Tuesday, October 18, 2011

Gilad Shalit - intelligent, and strong character

(Amir Mizroch (AmirMizroch.com) analyzes Gilad Shalit's character as seen for first time on tortured Egyptian TV interview:
"Shalit looks like he was dragged to this interview, and the question must be asked: was he even given the choice to agree to the interview? His breathing was labored, said he wasn’t feeling well, and clearly wanted to leave. The interviewer, Shahira Amin of Nile TV, asked the most ridiculous questions, and even got into a verbal fight with the translator, who was saying that the interviewee was tired. Shalit stuck in there and tried to answer as best he could, but was clearly suffering. Despite all of this, he kept his composure and answered some pretty tough questions, while Amin devolved further and further into the journalistic abyss. For many Israelis, this was obscene. Like another form of torture. 
Israel Radio reported that the interview was organized by Egyptian intelligence. Some of Shalit’s quotes were mistranslated by the translator; and someone off camera was telling the interviewer to hurry up and finish the interview. 
Shalit said “I don’t feel very well, am not used to seeing so many people,” but the translator said: “He feels well, thanks the people who freed him.” 
The ‘best’ question from Amin: “During all your years of captivity you released only one video. Why just once?” 
“What has the experience taught you, has it made you stronger?” 
Shalit actually did well here. He’s clearly dazed, but answers: I think that I’ve learned that its possible to swap prisoners in a shorter time period. And then runs out of steam..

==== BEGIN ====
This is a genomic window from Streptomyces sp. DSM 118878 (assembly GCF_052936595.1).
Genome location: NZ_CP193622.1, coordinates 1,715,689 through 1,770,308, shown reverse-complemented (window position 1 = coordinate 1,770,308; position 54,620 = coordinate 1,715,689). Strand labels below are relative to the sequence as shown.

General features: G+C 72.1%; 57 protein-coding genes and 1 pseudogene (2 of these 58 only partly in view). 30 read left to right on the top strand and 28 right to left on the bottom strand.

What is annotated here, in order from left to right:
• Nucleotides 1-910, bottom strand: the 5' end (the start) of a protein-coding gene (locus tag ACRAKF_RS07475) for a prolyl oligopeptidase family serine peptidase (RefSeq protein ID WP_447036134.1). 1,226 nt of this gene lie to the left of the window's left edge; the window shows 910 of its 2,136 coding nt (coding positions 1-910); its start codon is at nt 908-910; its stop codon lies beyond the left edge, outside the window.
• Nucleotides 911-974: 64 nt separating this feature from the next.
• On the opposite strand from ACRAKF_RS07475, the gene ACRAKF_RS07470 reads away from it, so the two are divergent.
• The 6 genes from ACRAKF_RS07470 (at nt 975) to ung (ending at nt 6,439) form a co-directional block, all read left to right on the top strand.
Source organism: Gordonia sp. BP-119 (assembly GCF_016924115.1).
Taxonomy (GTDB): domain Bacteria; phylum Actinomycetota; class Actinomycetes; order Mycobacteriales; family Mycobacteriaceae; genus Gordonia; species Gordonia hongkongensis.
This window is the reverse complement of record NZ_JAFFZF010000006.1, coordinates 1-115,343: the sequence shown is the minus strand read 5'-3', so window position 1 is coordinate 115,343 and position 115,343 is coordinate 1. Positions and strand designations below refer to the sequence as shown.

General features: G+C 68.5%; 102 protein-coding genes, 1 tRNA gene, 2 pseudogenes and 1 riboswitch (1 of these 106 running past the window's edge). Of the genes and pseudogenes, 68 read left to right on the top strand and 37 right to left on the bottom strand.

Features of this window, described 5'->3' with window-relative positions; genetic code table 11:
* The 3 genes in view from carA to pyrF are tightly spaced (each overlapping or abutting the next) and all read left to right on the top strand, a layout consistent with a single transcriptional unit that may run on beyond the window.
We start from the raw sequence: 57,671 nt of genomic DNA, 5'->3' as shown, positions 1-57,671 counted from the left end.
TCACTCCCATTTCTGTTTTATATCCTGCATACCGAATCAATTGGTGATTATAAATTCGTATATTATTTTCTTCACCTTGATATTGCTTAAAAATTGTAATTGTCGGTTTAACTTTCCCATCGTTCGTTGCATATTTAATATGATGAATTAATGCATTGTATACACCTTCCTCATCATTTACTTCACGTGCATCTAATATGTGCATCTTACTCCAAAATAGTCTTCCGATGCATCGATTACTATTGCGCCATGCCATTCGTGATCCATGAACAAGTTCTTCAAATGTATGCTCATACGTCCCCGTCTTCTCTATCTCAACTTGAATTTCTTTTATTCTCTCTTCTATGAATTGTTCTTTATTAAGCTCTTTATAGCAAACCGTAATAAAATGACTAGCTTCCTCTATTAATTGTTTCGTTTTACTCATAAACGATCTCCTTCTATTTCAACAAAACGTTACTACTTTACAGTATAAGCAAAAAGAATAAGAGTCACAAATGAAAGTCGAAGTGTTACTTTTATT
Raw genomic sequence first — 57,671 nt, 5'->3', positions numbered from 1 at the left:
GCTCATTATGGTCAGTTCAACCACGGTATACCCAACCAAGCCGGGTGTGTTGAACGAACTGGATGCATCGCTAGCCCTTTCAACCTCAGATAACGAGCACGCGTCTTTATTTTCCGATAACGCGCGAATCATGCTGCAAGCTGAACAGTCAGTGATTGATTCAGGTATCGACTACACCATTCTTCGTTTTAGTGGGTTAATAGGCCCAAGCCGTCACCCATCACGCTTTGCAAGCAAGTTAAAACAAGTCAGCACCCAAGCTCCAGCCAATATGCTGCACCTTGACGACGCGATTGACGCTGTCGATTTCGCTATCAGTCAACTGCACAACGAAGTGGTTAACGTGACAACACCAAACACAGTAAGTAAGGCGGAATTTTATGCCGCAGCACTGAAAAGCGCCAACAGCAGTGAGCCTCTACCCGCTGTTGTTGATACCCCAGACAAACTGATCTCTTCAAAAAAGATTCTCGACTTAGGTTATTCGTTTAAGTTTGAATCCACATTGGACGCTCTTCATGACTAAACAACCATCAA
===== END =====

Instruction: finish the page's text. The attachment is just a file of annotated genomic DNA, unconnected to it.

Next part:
I don’t know where Gilad found the strength to deal with this. 
And when the interviewer asks: There are 4,000 Palestinians languishing in Israeli jails, will you campaign to free them? 
He replies, with intelligence and dignity: I will be glad if they are released, and if they do not continue fighting against Israel. I hope this deal furthers peace between Israel and Palestinians and that there will be no more wars between them. 
What can we learn from what Shalit said? 
He said he “tried to break the routine and not do the same things every day.” This takes awareness and intelligence. And it also points to what must have been a very difficult incarceration for such a young man. 
“I hoped that I would get out, but also realized that I could find myself in this situation for very many years.” Could be a sign that he was beginning to steel himself for a longer incarceration. Another sign of intelligence and character.
“I received the information [about the impending release] a week ago, but I felt it was coming about a month ago.” He is perceptive, looking for and picking up signals and subtext.